Farmyards and Water Quality
Farmyards can impact on water quality where wastes & effluents gain access to water directly, as point source pollution or indirectly, by diffuse pollution. With good farmyard management & design these impacts to water, where they occur, can be eliminated as Kevin O’Sullivan ASSAP Advisor outlines
The areas where problems arise include:
- silage storage
- animal housing
- management of soiled water
Silage pits – slabs and walls - need to be structurally sound to ensure ensiling is completed safely and effluent is not lost to the environment. Silage effluent is a highly polluting liquid and can cause fish kills in watercourses/rivers and contaminate wells if not collected, stored and land spread properly. Silage effluent collection channels and tank storage must be capable of managing the volume of effluent generated whether from pit or baled silage. Silage slabs and channels must be leak proof and all silage effluent must be collected and safely stored. If a silage pit is not fit for purpose, cease using and make the necessary repairs. When cutting silage aim to wilt for 24 hours before ensiling in order to reduce the volume of silage effluent produced. For pit silage all effluent should enter the channels under the cover of the silage polythene and the edge of the ensiled grass should not extend onto or over any channel. The open space should be maintained by placing a plastic drainage pipe in the channel. Ensure effluent is diverted to an effluent tank.
Effluent from round bales must be collected and stored in same way. It is recommended not to store bales greater than 3 bales high as this will lead to more effluent being generated due to weight pressure on the bales. Wilting and making silage in dry conditions is important in order to minimise loss of effluent.
Livestock housed over the winter period need facilities that are fit for purpose and have adequate storage capacity for both the numbers housed and the housing period. There should be a significant buffer of additional slurry storage to reduce the need to empty tanks in poor weather and ground conditions. Ensure that all water troughs are not leaking and prevent external water from entering tanks and housing. Loose (straw bedded) sheds should always have sufficient straw (or other bedding) in pens under the animals with appropriate controls in place to collect runoff from pens. Ensure the capacity of farmyard manure stores are sufficient and there are adequate collection and storage facilities for seepage from the farmyard manure (FYM) store. A roofed FYM store greatly reduces the amount of seepage that needs to be collected.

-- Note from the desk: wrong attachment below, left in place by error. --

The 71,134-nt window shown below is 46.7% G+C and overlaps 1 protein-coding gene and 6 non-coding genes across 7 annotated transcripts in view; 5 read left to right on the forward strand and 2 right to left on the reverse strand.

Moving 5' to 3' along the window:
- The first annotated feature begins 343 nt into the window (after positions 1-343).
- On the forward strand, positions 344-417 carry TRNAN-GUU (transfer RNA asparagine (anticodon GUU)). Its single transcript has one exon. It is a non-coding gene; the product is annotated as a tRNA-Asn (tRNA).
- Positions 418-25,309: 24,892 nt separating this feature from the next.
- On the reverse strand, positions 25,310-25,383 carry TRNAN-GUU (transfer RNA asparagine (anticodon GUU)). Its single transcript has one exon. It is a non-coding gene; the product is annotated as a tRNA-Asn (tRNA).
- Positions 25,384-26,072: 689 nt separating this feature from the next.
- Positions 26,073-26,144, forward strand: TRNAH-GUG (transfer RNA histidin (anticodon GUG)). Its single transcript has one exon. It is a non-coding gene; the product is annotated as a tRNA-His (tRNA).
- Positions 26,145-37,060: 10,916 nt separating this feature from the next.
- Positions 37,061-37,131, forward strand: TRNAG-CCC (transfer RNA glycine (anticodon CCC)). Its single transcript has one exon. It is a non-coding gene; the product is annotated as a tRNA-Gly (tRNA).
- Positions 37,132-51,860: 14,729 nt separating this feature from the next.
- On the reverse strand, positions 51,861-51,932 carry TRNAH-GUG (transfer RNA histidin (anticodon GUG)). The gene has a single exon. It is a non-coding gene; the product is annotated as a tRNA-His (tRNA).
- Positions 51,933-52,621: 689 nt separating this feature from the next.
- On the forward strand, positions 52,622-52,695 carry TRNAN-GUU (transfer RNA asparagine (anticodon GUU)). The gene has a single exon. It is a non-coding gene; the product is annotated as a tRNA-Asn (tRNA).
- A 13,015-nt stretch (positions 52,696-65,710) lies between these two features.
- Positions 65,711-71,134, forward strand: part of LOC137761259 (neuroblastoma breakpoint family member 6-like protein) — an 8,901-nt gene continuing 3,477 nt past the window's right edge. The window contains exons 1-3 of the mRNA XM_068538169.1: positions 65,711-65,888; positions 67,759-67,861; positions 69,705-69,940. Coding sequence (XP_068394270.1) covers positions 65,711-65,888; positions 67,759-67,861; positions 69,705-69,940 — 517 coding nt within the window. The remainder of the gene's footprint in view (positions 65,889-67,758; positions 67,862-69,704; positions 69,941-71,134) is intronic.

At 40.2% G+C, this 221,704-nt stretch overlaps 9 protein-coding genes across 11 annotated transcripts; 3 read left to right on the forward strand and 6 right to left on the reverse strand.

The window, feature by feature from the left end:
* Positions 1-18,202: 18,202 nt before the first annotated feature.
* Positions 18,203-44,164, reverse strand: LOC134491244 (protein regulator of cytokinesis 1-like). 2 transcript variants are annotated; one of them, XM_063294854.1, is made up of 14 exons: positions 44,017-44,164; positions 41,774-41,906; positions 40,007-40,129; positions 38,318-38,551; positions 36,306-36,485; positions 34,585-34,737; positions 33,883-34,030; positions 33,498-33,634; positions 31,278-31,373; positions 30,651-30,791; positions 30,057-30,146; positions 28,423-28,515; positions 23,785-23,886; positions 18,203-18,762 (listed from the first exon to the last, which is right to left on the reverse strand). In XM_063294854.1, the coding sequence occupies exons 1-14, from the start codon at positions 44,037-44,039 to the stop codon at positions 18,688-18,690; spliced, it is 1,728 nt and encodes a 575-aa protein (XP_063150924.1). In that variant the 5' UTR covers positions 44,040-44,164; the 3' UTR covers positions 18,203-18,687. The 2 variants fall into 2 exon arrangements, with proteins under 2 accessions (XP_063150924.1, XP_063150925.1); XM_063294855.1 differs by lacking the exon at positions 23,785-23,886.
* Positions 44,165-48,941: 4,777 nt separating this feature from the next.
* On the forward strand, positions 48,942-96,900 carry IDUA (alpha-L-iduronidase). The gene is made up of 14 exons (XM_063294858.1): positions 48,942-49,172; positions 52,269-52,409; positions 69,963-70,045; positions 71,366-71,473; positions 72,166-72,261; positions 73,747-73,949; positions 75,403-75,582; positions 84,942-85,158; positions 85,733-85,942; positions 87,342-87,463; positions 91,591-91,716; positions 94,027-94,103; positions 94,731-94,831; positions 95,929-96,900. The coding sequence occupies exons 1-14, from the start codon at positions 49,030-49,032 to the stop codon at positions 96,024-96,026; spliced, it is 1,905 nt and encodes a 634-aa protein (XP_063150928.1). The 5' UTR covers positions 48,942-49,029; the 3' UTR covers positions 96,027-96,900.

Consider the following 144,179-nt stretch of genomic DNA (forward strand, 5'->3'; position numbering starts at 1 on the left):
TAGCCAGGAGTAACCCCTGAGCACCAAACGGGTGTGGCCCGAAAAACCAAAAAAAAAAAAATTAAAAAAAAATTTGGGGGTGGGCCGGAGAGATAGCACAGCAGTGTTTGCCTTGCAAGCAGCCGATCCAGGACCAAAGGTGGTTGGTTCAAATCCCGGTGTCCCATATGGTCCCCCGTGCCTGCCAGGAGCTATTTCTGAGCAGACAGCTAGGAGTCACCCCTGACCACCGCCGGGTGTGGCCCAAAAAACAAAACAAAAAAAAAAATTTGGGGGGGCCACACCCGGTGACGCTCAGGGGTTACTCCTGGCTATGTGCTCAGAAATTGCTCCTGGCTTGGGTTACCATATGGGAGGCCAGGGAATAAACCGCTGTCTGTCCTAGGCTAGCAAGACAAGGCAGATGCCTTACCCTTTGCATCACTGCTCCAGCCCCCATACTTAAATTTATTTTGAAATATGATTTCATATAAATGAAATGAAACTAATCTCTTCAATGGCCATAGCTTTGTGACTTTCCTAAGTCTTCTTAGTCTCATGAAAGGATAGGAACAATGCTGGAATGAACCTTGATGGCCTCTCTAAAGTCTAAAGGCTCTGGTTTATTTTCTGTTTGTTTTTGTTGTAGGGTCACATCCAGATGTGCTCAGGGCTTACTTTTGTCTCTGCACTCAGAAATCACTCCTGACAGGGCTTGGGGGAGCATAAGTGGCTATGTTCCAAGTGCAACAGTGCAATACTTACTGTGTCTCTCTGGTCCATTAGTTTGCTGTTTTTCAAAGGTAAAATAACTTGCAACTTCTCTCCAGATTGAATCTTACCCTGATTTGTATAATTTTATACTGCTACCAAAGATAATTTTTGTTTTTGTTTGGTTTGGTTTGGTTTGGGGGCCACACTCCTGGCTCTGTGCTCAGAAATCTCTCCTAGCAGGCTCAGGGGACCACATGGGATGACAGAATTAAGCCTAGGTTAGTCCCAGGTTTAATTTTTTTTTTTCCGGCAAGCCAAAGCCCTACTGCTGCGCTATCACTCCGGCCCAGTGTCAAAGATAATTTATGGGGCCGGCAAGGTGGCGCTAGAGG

Open yard feeding is not advisable as all rainfall must be collected as it mixes in with the slurry. Sufficient storage is needed for both the slurry and the winter rainfall to prevent leakage to the environment.
Soiled water is water which is contaminated by contact with substances such as livestock faeces/urine, silage effluent, chemical fertilisers, washings (such as vegetable washings, milking parlour washings or washings from mushroom houses etc.) and water used in washing farm equipment. Soiled water is an issue for water quality because of the nutrients, contaminants and sediment it may carry to waters. Soiled water must be stored in tanks that have sufficient capacity to store all soiled water likely to arise on the holding during a 10 day period for tanks built up to 2015, and 15 days for tanks built since 1st Jan 2015.
Soiled water is less concentrated than slurry and is defined as having a biochemical oxygen demand of less than 2500mg/l or a dry matter content of less than 1% (10g/l).
Farmyards, where poorly managed can be a significant source of pollution to waters. This might be a good opportunity to review your facilities and ensure that clean water from roofs and clean yards is separated from soiled water and slurry. Take a look over the farmyard facilities to satisfy yourself that they meet requirements to prevent losses to waters. Farmers can avail of funding under the Targeted Agricultural Modernisation Scheme (TAMS) to assist funding new or improved animal housing and storage.
If you liked this article you might also like to read Managing the Farmyard
ASSAP – Agricultural Sustainability Support and Advisory Programme working with farmers to help improve water quality. More on Farming for Water Quality - ASSAP here
You can contact any of our Teagasc offices using this link Teagasc Advisory Regions here